I Want To Go To There: This Cave Is So Big It Has Its Own Climate
Nestled beneath Vietnam’s Phong Nha Ke Bang National Park is the Sơn Đoòng Cave, the largest in the world. Sơn Đoòng was discovered in just 1990 and has developed its own climate, complete with rain clouds. When area farmer Ho Khanh first came across the cave all those years ago, it was like a scene from a movie — as he was walking through the forest in the park, the ground opened and threatened to swallow him up. As he held on tight to avoid falling into the newfound hole beneath him, he looked down and realized he was facing an entrance to the cave. Cavers first explored Sơn Đoòng in 2009, discovering that it’s five times larger than what was previously thought to be the biggest cave in Vietnam — and that the cave’s interior is gorgeous beyond compare, with a flowing river and lush greenery. Collapses in areas of the cave’s limestone ceiling created sunny skylights, and some of the highest stalagmites in the world tower in the cave’s depths.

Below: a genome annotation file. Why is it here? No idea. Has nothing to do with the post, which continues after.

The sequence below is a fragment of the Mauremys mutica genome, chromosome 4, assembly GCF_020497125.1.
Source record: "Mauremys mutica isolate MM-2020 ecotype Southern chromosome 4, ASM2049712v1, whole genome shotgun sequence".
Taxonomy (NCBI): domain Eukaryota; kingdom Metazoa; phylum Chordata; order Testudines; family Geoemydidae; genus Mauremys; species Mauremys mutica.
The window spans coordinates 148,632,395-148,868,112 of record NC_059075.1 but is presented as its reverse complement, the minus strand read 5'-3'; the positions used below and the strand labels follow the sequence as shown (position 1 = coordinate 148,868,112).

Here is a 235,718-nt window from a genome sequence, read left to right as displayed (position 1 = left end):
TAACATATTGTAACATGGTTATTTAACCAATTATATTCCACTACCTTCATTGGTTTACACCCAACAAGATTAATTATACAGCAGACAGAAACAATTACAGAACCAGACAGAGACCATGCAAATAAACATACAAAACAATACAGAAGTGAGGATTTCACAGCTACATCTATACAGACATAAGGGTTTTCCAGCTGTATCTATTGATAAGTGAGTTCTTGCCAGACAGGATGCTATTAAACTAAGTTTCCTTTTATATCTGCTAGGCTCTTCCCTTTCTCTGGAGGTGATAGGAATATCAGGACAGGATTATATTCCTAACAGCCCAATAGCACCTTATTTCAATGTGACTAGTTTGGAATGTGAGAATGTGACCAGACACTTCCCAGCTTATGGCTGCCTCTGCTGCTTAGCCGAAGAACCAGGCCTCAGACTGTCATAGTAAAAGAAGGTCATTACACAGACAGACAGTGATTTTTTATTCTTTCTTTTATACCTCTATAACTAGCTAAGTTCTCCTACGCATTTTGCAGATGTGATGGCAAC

It’s believed to have formed 2-5 million years ago, and went unnoticed all that time, which is pretty amazing. What else is out there we haven’t yet discovered? With climate change and pollution altering our planet so quickly, it’s nice to imagine that there are still pristine pockets of nature in the world that have yet to be found. While they may be just as threatened by human behavior as any other piece of land, they’re untouched, and that’s a comforting thing. The cave received its first commercial visitors in 2013, when a group of tourists took a guided tour for a steep $3,000 each. Maybe they’ll start making Groupons or something for exploring remote natural wonders? See more pictures of the cave’s stunning interior here.
[Image via Flickr]